March 27, 2024
AI Firms Restrict, Not Ban Election 'Deepfakes'

AI Firms Restrict, Not Ban Election ‘Deepfakes’

Several prominent artificial intelligence companies are set to commit to an “accord,” pledging to develop technology capable of identifying, labeling, and controlling AI-generated content that seeks to deceive voters ahead of crucial elections in various countries this year. The accord, initiated by Google, Microsoft, Meta, OpenAI, Adobe, and TikTok, does not outright prohibit deceptive political AI content, according to a copy obtained by The Washington Post. Twitter (formerly X) is not a signatory to the agreement.

The document serves as a manifesto acknowledging the risks posed by AI-generated content, much of which is created and posted on these companies’ platforms. The accord outlines measures to mitigate these risks, such as labeling suspected AI content and educating the public about the potential dangers of AI in elections. The agreement emphasizes that intentionally generating and distributing deceptive AI election content can undermine the integrity of electoral processes.

The phenomenon of AI-generated images, often referred to as “deepfakes,” has been present for several years. However, advancements in the past year have significantly improved the quality of these fakes, making it challenging to distinguish them from authentic videos, images, and audio recordings. The accessibility of tools to create deepfakes has also increased, simplifying their production.

AI-generated content has already surfaced in election campaigns worldwide. In the previous year, an advertisement supporting former Republican presidential candidate Ron DeSantis used AI to mimic the voice of former President Donald Trump. In Pakistan, presidential candidate Imran Khan utilized AI to deliver speeches while in jail. Furthermore, a robocall in January impersonated President Biden, discouraging people from voting in the New Hampshire primary, utilizing an AI-generated version of Biden’s voice.

Tech companies have faced pressure from regulators, AI researchers, and political activists to curb the proliferation of fake election content. The new accord resembles a voluntary pledge made by the same companies, along with others, in July, committing to identifying and labeling fake AI content on their platforms. In the latest agreement, these companies also commit to educating users about deceptive AI content and being transparent about their efforts to identify deepfakes.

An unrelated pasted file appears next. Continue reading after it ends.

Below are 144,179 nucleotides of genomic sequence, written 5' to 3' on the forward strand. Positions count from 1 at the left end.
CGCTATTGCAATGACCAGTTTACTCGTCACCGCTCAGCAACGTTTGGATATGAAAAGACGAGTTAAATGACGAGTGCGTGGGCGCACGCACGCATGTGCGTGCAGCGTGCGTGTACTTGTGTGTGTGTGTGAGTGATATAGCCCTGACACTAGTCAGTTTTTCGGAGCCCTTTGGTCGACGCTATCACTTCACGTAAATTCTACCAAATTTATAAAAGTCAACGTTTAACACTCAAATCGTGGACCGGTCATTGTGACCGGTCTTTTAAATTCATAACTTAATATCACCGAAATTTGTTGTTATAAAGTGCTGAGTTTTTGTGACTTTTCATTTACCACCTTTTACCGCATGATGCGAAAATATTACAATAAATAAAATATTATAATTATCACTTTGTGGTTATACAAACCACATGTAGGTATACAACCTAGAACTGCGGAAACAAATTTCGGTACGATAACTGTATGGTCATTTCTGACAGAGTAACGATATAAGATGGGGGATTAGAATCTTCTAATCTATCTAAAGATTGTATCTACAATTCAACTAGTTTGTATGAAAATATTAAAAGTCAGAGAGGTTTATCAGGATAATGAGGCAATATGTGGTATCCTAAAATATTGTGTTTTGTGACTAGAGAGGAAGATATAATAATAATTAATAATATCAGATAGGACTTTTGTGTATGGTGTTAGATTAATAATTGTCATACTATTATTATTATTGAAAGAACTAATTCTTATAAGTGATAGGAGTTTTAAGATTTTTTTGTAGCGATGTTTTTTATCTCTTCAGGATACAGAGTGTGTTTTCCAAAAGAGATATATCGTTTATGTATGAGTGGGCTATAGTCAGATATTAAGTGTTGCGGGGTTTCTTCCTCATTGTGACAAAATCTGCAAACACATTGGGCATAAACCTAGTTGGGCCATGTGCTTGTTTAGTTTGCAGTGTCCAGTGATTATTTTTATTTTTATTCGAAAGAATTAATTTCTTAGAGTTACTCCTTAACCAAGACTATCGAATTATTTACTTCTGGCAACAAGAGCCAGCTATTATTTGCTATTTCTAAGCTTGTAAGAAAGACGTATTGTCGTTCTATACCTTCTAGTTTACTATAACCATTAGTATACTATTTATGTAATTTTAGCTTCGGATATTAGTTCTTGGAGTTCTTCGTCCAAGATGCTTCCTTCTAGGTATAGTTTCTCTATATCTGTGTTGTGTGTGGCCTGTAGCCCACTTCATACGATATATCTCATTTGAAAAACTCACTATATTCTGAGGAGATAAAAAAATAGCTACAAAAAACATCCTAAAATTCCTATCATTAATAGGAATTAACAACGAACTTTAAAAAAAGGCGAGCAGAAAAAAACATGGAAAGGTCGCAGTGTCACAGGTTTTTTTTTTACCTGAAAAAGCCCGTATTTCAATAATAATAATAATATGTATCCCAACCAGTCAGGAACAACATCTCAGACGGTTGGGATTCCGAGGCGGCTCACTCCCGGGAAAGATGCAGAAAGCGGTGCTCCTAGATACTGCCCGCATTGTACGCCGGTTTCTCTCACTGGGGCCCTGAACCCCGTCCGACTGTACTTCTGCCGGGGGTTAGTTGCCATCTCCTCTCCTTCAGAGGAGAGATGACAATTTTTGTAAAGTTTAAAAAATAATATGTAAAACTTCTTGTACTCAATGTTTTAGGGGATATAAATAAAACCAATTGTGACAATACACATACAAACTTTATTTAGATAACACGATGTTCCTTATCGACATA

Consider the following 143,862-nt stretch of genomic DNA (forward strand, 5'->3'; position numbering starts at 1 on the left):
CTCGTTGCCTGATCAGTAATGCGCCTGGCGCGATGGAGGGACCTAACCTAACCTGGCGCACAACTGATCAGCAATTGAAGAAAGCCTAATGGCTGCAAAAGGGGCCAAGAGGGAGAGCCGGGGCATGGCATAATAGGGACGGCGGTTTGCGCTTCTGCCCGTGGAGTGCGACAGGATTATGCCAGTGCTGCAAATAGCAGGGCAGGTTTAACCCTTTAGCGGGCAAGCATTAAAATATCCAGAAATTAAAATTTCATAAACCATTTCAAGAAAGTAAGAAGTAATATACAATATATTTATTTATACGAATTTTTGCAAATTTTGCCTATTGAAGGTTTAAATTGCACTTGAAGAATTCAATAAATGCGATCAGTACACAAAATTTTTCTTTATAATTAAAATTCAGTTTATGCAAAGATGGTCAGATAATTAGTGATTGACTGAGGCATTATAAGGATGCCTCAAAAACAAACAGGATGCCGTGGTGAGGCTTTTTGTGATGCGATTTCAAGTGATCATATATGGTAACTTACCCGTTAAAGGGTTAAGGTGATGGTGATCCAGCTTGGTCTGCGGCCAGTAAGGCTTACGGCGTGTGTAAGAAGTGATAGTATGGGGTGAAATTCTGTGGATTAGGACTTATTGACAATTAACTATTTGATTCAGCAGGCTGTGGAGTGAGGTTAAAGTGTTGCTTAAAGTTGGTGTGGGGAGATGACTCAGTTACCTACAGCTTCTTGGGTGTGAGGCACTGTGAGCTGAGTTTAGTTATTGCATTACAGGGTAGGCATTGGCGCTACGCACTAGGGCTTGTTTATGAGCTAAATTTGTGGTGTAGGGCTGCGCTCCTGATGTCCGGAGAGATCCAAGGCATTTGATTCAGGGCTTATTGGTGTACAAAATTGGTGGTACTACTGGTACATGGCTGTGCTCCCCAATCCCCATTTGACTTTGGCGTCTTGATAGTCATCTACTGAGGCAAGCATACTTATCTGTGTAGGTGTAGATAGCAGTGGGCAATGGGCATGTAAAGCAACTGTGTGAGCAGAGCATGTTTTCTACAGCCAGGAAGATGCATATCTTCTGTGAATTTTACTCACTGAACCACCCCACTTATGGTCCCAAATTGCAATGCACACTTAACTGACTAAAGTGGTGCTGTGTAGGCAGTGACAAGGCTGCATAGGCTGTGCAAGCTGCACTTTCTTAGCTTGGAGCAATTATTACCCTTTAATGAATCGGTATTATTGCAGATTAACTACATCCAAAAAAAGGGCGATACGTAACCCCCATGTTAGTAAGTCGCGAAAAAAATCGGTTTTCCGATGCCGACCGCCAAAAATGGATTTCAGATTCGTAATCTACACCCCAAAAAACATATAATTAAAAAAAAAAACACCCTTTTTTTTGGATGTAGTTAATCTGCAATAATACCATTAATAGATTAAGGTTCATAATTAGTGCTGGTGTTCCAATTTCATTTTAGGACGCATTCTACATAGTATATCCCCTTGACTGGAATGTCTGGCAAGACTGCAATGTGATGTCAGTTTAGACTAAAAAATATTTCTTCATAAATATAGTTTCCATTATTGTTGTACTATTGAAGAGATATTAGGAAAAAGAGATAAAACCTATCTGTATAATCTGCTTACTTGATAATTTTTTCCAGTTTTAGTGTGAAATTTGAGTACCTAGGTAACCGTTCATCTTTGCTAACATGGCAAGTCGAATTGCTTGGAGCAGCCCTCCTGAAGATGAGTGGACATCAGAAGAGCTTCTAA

Despite having their policies on political AI-generated content, such as TikTok’s restriction on fake AI content of public figures for political or commercial endorsements, Meta’s requirement for political advertisers to disclose AI usage, and YouTube’s mandate for creators to label realistic-looking AI-generated content, efforts to establish a comprehensive system for identifying and labeling AI content across social media platforms are yet to materialize.

Google has showcased “watermarking” technology but does not mandate its customers to utilize it. Adobe, the owner of Photoshop, positioned itself as a leader in curbing AI content, yet its stock photo website recently featured fake images depicting the war in Gaza. The tech industry continues to grapple with the challenges posed by AI-generated content and strives to strike a balance between technological advancements and mitigating potential risks to electoral processes.

Image by Kerfin7 on Freepik

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